Eccentric folks in Florida? This is the first I am hearing of this. You won’t find a 3rd generation Floridian saying anything but glowing remarks for my great State. Florida is unique to be sure. I believe it is the 3rd largest by population as well as the 3rd largest Bar Association in the country, with now almost 105,000 lawyers. With those numbers and the beautiful climate, we certainly have a very diverse population which I believe only strengthens our profession and our Bar Association.

AC: You’ve helped push the state forward in terms of tech and CLE requirements and other accomplishments. Can you give these three institutions a grade from 1–10 on how well they’re keeping pace with technology and the expectations of their “clients?”

JS: Law Schools 5 / Big Law 5 / Regulatory Bodies 5

This is a very tough question. All law schools, large law firms and regulatory bodies are certainly handling technology and its integration into those institutions for the benefit of their clients (and students) differently and at different paces. As a result, I have a general “middle of the road” grade for each general category. The mandatory technology CLE you reference certainly differentiates Florida from the rest of the country in a very positive way. It shows the importance Florida lawyers and its leadership places on understanding legal technologies and it keeps these concepts at the forefront of lawyers and legal educators’ minds.

We can certainly do better in many areas and one which I think should be of considerable focus is how the leadership of each of these groups stays current or ahead of the learning curve so we can be more proactive for the benefit of our lawyers, clients, students and the public.

AC: What technology do you think is most underused in the legal profession? And what do you think lawyers should just get rid of (or rely on less), once and for all?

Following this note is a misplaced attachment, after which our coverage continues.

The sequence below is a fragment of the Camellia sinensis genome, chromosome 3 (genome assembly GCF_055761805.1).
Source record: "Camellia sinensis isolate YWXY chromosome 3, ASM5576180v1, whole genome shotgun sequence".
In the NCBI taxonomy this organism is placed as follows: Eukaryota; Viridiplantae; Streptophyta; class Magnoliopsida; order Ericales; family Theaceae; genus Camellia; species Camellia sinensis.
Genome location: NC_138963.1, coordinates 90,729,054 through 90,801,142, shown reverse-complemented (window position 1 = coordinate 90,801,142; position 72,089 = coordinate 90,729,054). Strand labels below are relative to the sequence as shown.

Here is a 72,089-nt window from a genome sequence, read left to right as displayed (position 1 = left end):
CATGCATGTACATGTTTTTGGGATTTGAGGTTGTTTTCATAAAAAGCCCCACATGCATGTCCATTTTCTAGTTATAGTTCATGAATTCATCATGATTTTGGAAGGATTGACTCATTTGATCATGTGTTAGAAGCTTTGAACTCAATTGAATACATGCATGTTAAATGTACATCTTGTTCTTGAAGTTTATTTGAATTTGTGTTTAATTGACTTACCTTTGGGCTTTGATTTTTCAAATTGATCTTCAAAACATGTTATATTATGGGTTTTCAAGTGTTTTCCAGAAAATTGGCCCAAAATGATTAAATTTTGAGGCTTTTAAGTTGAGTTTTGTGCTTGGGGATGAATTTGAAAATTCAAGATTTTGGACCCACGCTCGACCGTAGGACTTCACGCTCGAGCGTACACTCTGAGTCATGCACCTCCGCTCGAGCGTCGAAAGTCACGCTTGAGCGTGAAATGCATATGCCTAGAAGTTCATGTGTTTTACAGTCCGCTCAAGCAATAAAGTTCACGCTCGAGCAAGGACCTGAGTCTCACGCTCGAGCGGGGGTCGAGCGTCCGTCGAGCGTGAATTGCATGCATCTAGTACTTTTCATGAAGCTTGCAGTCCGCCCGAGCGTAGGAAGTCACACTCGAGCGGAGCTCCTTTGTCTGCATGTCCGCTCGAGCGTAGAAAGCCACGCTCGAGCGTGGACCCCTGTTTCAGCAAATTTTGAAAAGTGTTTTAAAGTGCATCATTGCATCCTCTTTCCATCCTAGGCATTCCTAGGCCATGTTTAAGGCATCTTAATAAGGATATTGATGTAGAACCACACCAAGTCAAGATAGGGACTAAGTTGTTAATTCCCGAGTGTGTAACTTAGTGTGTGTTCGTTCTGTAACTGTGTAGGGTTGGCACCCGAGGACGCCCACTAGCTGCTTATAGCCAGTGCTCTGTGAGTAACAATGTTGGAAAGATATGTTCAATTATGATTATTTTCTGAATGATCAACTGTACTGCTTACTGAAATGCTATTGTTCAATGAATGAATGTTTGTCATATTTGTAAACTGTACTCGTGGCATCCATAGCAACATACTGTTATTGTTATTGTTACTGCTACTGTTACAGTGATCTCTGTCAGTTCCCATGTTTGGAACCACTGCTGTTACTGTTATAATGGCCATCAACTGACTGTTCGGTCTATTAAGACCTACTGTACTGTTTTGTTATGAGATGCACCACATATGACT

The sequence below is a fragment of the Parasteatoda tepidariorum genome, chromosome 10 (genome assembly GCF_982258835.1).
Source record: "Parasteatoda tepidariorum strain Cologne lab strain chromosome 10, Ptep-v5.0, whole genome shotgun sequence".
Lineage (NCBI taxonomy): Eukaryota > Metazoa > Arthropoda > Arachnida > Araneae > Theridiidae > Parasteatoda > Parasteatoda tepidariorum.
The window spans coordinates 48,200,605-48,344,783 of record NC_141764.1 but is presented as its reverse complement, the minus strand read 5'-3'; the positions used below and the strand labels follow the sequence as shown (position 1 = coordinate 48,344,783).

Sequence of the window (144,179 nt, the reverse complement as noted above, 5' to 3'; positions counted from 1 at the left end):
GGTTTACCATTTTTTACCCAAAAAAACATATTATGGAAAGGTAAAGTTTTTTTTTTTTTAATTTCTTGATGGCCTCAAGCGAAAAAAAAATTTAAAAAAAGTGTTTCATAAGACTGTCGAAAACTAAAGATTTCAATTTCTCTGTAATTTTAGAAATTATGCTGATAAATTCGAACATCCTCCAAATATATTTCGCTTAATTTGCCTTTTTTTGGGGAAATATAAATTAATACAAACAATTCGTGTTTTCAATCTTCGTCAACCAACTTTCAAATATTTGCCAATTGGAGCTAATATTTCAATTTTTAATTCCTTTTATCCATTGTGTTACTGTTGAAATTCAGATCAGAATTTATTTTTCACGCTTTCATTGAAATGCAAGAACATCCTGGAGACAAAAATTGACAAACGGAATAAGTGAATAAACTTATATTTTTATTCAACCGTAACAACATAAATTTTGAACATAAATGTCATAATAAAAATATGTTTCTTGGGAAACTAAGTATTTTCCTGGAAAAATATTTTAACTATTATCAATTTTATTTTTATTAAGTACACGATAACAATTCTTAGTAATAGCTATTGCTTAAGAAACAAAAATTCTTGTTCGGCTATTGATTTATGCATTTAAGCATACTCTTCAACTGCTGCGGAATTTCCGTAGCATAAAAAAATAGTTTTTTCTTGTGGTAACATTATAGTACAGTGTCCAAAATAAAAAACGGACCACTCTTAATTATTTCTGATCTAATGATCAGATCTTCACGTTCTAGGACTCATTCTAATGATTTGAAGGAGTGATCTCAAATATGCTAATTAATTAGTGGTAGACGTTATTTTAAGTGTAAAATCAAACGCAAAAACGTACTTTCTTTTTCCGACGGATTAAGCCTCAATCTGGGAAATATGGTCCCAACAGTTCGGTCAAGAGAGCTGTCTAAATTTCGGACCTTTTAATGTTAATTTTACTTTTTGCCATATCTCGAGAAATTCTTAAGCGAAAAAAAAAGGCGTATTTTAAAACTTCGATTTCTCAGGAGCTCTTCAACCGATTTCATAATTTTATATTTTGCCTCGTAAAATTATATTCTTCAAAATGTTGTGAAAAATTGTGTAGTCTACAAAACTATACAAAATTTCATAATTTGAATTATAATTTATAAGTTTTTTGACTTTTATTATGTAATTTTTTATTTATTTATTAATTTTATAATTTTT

JS: One area that strikes me as being underutilized is advanced research tools that are now coming to market full of valuable integrations including judicial analytics and driven by artificial intelligence. Lawyers need to accept and incorporate these new research tools into their practices sooner rather than later. The second area is technologies relating generally to discovery (i.e. technology assisted review, e-discovery tools, website capturing for evidentiary purposes). This area will just continue to grow and is one where lawyers need to learn more or engage reputable third-party vendors or professionals for assistance.

An area that has become the bane of my existence and I wish I could rely on less is e-mail. In my opinion it is terribly inefficient, often insecure and encourages knee-jerk responses rather than thoughtful dialogue.

“We need really bright, thoughtful innovators to collaborate and to bridge those two worlds for the benefit of not only technology companies and the legal profession, but also the public good.”

AC: I grew up hanging around The Diplomat hotel in Hallandale, Fla., waiting for celebrities and athletes to arrive. Do you have fond memories of a particular Florida landmark? Which one and why?

JS: Well, for me there are two. The first is Walt Disney World. I grew up around the time that Disney World opened and enjoyed it with my parents as a child and now I enjoy it with my daughter. The second is from the place of my birth in Coral Gables known as the Venetian Pool. Definitely worth a visit.

AC: Tell me a bit about your day to day practice? What’s your most prized technology in your personal life?

JS: I have to confess it is my iPhone. It’s a business tool, a way to keep up with colleagues, friends and families and a way to find distractions from the day to day pressures of a busy practice and an equally busy life serving the lawyers of Florida through The Florida Bar Board of Governors. If you know anyone at Apple, can you get me on the list to test the 8 when it comes out?

AC: Hey, I’ve already shouted out to Just for Laughs to get JS’s attention! Now you want me to reach out to Apple?

AC: I have been asking this question of everyone: What non-law invention do you wish you had right now? So far, I’ve heard: robot maid, driverless car, and teleportation, among others.

JS: I would love a driverless car. Florida is a very large state and I travel it quite a bit. If the car could drive itself and I could work during my hours on the road it would be fantastic (and my law partners would be happy). Failing that, maybe you all could get the other Jon Stewart to be my driver for a day. I am sure it would make an amazing reality show.

AC: I will get on all of that! In the meantime, thank you for a most enjoyable conversation on AI research needs.